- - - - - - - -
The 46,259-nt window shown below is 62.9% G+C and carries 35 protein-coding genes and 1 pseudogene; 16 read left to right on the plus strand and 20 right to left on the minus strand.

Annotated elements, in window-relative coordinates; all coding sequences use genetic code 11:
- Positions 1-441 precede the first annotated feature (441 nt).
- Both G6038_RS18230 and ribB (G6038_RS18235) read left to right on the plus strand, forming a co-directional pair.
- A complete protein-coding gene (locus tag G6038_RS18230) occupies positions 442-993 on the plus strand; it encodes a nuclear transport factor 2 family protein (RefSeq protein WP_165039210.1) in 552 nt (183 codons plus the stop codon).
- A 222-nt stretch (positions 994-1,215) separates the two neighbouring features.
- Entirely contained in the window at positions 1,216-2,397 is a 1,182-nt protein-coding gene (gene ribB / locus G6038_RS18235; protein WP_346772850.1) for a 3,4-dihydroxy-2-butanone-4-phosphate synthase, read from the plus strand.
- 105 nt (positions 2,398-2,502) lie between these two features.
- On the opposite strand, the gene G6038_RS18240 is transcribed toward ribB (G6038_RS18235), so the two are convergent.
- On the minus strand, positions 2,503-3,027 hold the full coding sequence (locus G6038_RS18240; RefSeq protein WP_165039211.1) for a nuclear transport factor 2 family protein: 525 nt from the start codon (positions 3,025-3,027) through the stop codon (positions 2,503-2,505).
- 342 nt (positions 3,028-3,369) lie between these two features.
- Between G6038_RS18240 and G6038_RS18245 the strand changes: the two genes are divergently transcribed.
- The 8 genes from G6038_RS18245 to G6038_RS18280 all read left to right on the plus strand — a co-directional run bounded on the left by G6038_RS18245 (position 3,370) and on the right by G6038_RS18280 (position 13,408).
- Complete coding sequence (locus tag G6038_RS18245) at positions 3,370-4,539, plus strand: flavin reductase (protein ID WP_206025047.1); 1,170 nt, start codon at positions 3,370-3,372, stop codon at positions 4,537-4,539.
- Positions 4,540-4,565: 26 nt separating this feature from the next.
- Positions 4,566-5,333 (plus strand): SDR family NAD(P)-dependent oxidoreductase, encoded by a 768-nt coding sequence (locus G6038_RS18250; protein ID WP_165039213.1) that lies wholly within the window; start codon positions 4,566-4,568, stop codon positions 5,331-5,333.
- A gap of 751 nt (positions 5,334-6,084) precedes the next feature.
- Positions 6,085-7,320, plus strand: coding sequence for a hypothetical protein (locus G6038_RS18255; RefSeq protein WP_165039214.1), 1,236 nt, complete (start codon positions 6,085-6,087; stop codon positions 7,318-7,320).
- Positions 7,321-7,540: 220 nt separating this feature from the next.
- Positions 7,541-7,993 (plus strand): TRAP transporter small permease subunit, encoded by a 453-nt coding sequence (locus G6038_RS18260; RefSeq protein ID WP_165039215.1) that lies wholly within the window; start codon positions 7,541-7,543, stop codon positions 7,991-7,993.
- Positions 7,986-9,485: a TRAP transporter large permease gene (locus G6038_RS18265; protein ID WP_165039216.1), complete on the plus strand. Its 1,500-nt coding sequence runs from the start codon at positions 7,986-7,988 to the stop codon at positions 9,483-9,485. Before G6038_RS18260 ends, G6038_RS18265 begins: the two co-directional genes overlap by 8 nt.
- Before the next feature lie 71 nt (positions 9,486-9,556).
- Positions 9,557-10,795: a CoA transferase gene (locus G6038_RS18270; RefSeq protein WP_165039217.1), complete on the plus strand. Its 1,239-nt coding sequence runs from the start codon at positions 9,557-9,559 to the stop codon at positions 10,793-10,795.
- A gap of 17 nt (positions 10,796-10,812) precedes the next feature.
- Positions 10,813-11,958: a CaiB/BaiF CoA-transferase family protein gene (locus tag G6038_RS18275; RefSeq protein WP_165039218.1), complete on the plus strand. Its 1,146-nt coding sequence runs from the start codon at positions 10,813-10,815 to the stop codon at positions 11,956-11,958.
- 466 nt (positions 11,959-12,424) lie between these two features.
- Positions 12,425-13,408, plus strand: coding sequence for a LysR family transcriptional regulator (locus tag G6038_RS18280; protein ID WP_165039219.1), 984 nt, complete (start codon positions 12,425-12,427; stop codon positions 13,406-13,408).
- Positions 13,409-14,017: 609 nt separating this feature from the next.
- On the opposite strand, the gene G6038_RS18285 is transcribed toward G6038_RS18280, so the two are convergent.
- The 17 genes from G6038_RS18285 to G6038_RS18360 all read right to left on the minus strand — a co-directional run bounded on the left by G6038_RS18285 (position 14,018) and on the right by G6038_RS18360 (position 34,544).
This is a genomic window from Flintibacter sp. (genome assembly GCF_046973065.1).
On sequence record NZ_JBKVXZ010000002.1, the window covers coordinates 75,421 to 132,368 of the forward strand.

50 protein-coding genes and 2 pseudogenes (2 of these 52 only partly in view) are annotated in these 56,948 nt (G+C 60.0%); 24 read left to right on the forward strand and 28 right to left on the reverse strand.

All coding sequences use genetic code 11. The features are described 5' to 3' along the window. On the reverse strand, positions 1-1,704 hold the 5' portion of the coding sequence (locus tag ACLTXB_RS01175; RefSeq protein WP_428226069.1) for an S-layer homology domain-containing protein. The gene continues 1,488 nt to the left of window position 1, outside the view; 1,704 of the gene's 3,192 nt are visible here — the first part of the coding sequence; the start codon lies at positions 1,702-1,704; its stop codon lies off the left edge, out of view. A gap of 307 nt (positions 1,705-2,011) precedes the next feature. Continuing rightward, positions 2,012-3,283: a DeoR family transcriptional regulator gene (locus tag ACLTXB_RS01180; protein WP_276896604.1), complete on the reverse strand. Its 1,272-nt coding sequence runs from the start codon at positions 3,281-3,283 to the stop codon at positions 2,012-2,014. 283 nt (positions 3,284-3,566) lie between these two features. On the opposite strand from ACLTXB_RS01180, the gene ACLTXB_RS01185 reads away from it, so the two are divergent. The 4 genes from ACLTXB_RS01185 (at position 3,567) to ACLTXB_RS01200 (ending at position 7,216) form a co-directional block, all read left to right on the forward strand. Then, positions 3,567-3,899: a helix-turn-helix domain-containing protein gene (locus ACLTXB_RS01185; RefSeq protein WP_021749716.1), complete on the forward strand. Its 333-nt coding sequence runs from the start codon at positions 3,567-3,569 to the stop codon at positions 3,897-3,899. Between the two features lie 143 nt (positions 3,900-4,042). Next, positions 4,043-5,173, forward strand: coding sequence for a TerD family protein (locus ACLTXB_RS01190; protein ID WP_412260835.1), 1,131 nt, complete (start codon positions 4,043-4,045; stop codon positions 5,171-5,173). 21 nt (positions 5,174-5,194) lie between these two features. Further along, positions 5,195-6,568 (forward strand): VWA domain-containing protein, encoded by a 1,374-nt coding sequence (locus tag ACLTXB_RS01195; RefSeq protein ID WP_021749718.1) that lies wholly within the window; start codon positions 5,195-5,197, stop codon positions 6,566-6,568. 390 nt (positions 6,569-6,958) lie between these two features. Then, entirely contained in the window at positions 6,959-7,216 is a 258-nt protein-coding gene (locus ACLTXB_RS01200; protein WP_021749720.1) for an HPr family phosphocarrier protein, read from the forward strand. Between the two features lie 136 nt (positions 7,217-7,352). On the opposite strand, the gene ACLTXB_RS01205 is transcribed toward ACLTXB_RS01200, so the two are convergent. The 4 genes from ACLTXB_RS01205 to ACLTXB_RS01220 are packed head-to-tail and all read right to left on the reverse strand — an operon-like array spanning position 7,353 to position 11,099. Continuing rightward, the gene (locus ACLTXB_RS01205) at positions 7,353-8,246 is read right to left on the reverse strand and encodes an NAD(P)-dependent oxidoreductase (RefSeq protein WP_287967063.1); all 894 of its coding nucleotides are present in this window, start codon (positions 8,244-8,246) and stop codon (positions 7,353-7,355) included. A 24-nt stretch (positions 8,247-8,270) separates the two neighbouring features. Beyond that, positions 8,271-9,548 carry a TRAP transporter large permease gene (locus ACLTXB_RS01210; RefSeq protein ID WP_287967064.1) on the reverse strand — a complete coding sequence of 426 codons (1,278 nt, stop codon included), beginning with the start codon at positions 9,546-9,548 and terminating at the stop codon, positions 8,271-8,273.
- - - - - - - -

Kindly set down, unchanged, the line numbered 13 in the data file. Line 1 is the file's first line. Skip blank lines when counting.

- The 8 genes from G6038_RS18245 to G6038_RS18280 all read left to right on the plus strand — a co-directional run bounded on the left by G6038_RS18245 (position 3,370) and on the right by G6038_RS18280 (position 13,408).